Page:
The horse that became a symbol

The robust and powerful Scottish horse, raised in the battlefield, it went from serving knights to transporting coal and large game after the Duke of Hamilton and John Petterson crossbred the descendants of the specie with stallions from Flanders, in the 18th century.

The new steed, larger, stockier and tougher than it’s predecessor, became so popular that it was soon exported to other European regions, New Zealand, and Australia. This horse, which bears it’s name from it’s land of origin – Lanarkshire – is 180cm tall, of a small and elegant head, set upon a large and powerful neck; It’s back is short with long and straight extremities, hoofs adorned with tassels, and energetic stare are qualities which andcoupled with a friendly demeanor, a tranquil temperament, along great force and energy, make it a fascinating specimen.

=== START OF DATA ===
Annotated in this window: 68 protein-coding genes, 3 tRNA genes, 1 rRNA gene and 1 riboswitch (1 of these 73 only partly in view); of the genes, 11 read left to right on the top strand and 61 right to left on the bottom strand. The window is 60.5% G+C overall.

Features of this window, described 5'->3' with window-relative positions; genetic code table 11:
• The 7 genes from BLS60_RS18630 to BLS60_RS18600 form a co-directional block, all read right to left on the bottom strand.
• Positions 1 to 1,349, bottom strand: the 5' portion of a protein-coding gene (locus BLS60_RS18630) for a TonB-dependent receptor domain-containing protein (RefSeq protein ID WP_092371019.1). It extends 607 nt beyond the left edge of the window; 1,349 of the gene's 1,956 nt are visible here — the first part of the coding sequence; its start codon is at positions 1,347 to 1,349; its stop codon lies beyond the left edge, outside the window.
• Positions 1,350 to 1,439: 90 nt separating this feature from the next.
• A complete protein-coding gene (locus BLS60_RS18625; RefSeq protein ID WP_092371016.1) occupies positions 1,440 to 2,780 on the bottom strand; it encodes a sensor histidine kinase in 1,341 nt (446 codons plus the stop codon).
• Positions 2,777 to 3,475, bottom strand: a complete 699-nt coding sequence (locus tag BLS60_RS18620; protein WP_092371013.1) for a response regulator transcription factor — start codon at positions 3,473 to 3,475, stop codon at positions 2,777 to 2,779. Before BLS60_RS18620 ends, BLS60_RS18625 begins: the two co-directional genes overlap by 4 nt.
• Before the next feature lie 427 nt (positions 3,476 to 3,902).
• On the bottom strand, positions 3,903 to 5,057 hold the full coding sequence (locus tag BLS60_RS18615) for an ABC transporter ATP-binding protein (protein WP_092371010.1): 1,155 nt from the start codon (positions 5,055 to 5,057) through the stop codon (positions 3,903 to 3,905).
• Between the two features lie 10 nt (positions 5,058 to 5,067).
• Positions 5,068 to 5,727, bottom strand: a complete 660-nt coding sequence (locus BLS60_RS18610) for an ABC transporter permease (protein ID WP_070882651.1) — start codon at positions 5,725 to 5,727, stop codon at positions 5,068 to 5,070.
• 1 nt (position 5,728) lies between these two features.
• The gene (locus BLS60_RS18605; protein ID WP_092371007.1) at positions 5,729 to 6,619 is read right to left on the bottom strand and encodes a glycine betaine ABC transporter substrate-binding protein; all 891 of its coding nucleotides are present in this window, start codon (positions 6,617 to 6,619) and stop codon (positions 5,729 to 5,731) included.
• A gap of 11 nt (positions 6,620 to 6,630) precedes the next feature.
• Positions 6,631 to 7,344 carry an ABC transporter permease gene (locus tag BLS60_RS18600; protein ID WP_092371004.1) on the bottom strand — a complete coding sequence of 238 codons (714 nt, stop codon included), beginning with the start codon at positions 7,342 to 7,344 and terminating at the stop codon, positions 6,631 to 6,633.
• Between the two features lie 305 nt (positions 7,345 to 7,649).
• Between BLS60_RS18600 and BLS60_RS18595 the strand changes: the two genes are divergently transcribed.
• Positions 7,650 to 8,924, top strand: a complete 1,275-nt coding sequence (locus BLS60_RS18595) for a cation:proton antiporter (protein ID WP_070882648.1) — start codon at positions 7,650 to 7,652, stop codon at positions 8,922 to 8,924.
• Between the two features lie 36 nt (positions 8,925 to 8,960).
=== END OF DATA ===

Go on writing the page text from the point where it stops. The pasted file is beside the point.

Worthy of royalty

Before the Second World War they were replaced by motor vehicles, it was rare sight to observe them in labor; nevertheless, the nobility that kept their steeds captured the attention of Queen Elizabeth II, who saw one pulled a milk cart. Since then, it rose to become a ceremonial, exhibition, and a horse of showmanship.

In 1877, the Clydesdale Horse society was founded to preserve and foment the development of the specie; it is recognized today as on the most gallant, forceful, and distinctive horse in existence.

 

Text: Amelia Watson ± Photo: 4EYES / PFC / 500PX / SOA

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